As a pilot since 1996 and aviation journalist since long before that, I’ve always kept an eye open for what’s new and exciting, looking for innovation that we as an aviation family and industry can use to propel general aviation forward. Sometimes that means learning about the latest and greatest new aircraft, avionics, and programs that will push the GA envelope out a little farther.
At other times, though, inspiration comes when I least expect it, such as one time when I was fueling the 1964 Piper Cherokee 235 I owned for eight years. I can remember with clarity the first time I spotted a Van’s RV-12 light-sport airplane taxi up while I was loading up Katy with 84 rather costly gallons of 100LL avgas. My 235 was a serious load hauler, and could legally lift 933 pounds of payload and full fuel, but she was thirsty. It took a lot of engine to lift all that weight on her big “Hershey bar” wings, and at cruise, she went through about 12 gallons an hour to feed her Lycoming 0-540. While the 235 was perfect for a medium-range mission of hauling a load, chasing the occasional $300 hamburger became a rather expensive endeavor.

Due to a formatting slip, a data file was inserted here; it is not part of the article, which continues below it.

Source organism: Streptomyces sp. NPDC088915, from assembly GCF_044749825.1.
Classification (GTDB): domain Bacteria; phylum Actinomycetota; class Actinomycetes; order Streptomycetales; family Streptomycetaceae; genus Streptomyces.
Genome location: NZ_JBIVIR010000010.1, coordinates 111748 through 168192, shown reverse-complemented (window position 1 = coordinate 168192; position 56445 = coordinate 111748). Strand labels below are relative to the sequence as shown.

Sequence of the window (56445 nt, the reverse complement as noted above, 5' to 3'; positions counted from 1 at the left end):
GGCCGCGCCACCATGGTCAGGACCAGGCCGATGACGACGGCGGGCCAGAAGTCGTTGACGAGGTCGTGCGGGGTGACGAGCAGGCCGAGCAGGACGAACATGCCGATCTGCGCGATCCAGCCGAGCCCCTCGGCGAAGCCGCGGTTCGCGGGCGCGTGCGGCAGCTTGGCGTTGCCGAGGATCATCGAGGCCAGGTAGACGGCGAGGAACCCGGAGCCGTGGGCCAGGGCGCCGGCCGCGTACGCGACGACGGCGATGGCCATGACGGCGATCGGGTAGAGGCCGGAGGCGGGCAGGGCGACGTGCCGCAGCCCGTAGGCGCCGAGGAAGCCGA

So as I watched this sleek RV-12 taxi up and park while the total price for those gallons of avgas filling Katy’s four tanks continued to climb, I found myself thinking how great people with a sport pilot certificate have it flying LSAs.
With many using ROTAX engines burning around four gallons per hour, I knew they represented a much more economical form of flying. Sure, you only get to take one person with you and cannot fly quite as fast as a big four-place cross-country cruiser or carry a lot of load, but as pure recreational flying, it is hard to ignore the much lower operational costs of a light-sport airplane. I couldn’t help but think that this pilot in the RV-12 was having all the same flying fun I was having, only for about one-third the cost.
From that day, I was sold on the concept of light-sport aircraft and the incredible value they deliver.